Why Aren't There More Women Engineers?

Question: Why are women so underrepresented in engineering? 

Jill\r\n Tarter: I don’t have a lot of female colleagues. It’s getting \r\nbetter. That is the good news. The gradient is in the right direction. \r\nIt isn’t yet 50/50 or it isn’t yet really representative of the \r\nintellectual capacity of our planet. I think engineering is probably the\r\n least represented with a female population and I’m not quite sure why \r\nthat is, because engineering problems are phenomenally interesting and \r\nchallenging, and it’s a creative profession. So I think it’s a shame. If\r\n women ran the world, different things would be engineered and invented.\r\n And I think it is a shame that we don’t take more advantage of them, \r\nbut as I said, it’s getting better and it has to get better with young \r\nmen as well as young women. I think one of the real challenges is if \r\nyou’re a woman in science, engineering, mathematics field you’re \r\noverwhelmingly likely to be married to someone else in that kind of a \r\nfield, right? Because those are the people you meet. You’re an \r\nunderrepresented population. The folks that you meet, your male \r\ncolleagues are likely to be your spouses. Then we have a problem, what \r\nwe call the two-body problem, finding suitable positions, two jobs for \r\none couple in the same area. That is a real challenge and we still have a\r\n tradition in this country where it’s more likely that if one of the two\r\n professionals ends up sacrificing a position or taking a lesser \r\nposition it’s more likely to be the women. Got to change that. Of course\r\n it’s much easier to be creative in terms of jobs and making \r\nopportunities when the economy is doing very well. It’s much harder in a\r\n tight economy such as we have now, but we need to be creative. Women \r\nhold up half of the sky. How can we not involve them?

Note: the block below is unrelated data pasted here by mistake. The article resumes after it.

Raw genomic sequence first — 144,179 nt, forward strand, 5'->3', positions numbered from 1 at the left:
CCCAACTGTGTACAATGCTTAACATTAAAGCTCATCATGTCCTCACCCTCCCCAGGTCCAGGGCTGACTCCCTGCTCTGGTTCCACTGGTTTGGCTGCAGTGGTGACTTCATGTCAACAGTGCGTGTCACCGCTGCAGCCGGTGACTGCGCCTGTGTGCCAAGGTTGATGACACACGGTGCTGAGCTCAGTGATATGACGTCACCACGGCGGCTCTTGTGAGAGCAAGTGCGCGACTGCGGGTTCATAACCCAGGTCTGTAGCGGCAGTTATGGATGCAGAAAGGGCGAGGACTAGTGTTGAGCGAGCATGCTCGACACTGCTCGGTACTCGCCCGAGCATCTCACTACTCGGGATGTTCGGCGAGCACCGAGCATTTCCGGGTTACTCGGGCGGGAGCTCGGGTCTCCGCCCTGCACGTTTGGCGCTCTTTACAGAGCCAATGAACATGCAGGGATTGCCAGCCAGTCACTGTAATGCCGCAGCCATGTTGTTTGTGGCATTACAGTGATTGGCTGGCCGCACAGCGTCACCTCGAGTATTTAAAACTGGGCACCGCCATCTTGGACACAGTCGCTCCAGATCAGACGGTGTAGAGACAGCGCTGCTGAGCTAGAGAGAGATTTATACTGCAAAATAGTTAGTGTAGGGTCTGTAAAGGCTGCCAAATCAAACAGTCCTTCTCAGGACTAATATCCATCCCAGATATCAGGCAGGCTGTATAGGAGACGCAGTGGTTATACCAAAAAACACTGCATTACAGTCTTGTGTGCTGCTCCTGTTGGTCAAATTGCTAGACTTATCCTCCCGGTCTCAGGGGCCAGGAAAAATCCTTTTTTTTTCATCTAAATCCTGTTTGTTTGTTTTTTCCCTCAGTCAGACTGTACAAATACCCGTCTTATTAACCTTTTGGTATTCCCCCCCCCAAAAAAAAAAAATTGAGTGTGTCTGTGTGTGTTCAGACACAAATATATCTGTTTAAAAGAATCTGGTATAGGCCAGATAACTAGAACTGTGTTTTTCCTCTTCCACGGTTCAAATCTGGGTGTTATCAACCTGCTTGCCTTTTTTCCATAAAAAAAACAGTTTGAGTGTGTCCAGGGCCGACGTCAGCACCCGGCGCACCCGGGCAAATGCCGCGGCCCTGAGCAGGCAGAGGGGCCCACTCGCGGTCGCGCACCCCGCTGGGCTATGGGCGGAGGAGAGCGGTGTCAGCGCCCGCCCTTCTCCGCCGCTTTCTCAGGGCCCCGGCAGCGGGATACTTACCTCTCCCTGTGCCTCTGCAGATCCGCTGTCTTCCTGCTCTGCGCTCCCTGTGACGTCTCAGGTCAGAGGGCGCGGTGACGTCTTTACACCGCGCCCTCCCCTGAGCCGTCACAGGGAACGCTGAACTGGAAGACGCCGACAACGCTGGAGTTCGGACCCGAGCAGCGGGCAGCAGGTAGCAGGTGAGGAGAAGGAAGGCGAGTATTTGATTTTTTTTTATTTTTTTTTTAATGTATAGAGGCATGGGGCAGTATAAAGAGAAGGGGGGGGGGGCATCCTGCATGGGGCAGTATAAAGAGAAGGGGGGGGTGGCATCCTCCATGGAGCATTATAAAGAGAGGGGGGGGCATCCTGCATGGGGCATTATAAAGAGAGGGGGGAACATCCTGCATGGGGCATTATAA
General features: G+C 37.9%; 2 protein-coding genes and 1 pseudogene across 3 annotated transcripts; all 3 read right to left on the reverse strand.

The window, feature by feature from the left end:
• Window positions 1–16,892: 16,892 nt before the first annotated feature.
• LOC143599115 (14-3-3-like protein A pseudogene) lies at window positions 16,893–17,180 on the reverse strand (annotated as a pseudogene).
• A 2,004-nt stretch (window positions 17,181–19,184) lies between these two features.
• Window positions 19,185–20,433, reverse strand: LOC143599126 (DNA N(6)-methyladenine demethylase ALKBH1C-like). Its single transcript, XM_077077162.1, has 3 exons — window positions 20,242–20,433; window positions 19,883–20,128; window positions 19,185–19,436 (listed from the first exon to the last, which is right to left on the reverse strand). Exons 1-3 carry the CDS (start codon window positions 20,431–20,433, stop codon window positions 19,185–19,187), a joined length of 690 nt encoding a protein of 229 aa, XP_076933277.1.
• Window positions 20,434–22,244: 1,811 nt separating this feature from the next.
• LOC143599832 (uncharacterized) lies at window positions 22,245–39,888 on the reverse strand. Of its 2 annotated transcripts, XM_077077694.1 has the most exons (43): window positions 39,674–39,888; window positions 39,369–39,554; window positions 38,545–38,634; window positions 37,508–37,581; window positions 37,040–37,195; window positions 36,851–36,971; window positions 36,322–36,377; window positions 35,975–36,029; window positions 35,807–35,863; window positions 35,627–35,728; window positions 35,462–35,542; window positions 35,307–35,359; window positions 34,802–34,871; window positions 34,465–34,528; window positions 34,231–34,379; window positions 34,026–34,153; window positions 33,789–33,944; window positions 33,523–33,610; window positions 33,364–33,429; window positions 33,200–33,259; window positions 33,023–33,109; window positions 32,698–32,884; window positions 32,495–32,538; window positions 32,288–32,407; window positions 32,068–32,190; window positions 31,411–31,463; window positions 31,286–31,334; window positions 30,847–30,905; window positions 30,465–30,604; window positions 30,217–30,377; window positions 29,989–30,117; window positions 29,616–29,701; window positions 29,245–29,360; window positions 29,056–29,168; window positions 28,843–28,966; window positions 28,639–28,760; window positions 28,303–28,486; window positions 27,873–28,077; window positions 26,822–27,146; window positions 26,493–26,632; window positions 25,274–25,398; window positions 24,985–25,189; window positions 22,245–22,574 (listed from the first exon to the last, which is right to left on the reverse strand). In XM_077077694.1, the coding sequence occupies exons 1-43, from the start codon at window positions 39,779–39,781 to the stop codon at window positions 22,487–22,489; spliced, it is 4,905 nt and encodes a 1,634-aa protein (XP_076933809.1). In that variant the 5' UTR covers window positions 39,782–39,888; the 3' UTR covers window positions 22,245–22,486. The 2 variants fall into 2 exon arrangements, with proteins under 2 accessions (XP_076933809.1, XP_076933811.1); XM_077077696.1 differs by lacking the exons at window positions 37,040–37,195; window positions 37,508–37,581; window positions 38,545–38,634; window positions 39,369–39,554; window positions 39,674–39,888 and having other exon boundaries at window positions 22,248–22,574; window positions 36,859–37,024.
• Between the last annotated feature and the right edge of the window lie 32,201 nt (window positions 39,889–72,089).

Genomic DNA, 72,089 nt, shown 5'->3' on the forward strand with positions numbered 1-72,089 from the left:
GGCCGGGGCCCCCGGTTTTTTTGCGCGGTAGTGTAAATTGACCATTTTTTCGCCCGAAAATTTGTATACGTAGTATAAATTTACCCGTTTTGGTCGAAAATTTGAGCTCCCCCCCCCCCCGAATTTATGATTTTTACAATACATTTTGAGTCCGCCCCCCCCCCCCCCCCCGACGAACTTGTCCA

Question:\r\n Have you faced any challenges as a woman in science? 

Jill\r\n Tarter: When I was getting my engineering degree, I was the only \r\nwoman in a class of 300 guys and that had a lot of challenges. I had a \r\nnuclear physics course where I was asked to leave the room the day that \r\nthey discussed health hazards of nuclear reactors and sterility for my \r\nmale colleagues. I don’t know. It wasn’t appropriate for a woman to sit \r\nin the classroom and discuss. As if I, as a woman, wouldn’t have had any\r\n health issues if I had gone into that field, sort of silly. A lot of \r\nother things, but you know that was then and somehow I had enough \r\nstubbornness to make it through and I’m incredibly fortunate to have a \r\ncareer as a scientist and be able to blend my long-ago engineering \r\ntraining with what I’ve learned about the natural universe to try and \r\ncraft a better search program looking for signs of someone else’s \r\ntechnology. It’s really a privilege to be a scientist. First of all, you\r\n never have to grow up. You never have to stop asking why. You get to \r\npose your own questions and try and find your own answers and you get to\r\n do something tomorrow that you couldn’t do last week or last month. You\r\n get to learn new things almost every day. You get to learn something \r\nnew about something and, gosh, that’s a real privilege. I like to tell \r\nyoung people that being a scientist is very much like solving mysteries.\r\n We’re actually trying to be the first person to understand something. \r\nOther people may have worked on it, but there are problems that don’t \r\nyet have answers and we could be the first ones to figure something out.

Recorded\r\n on June 3, 2010
Interviewed by Jessica Liebman

If women ran the world, different things would be engineered and invented. Unfortunately, many female scientists get sidetracked.

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